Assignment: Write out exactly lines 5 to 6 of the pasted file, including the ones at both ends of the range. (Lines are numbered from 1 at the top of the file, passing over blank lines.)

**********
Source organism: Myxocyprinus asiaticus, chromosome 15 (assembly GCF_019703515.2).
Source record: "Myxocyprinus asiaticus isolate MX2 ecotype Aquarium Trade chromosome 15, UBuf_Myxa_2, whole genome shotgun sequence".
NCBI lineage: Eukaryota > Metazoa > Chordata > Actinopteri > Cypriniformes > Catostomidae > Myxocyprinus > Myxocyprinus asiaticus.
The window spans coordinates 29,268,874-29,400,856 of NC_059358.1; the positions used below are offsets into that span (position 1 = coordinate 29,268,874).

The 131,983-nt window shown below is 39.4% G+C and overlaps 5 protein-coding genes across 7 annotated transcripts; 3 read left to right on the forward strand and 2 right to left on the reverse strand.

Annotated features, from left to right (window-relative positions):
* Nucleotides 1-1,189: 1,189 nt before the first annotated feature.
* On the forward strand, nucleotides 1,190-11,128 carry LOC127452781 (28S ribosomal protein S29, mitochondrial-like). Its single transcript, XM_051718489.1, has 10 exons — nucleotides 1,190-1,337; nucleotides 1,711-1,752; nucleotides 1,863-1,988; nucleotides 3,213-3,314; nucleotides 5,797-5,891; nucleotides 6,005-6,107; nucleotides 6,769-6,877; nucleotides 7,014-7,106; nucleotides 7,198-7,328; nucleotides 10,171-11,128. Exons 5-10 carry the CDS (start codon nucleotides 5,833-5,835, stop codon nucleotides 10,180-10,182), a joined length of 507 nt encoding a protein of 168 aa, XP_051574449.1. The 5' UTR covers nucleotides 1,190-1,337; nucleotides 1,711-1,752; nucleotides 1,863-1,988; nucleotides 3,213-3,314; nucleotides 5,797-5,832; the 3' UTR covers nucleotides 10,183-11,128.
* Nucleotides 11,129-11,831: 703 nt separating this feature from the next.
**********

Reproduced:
The 131,983-nt window shown below is 39.4% G+C and overlaps 5 protein-coding genes across 7 annotated transcripts; 3 read left to right on the forward strand and 2 right to left on the reverse strand.

Annotated features, from left to right (window-relative positions):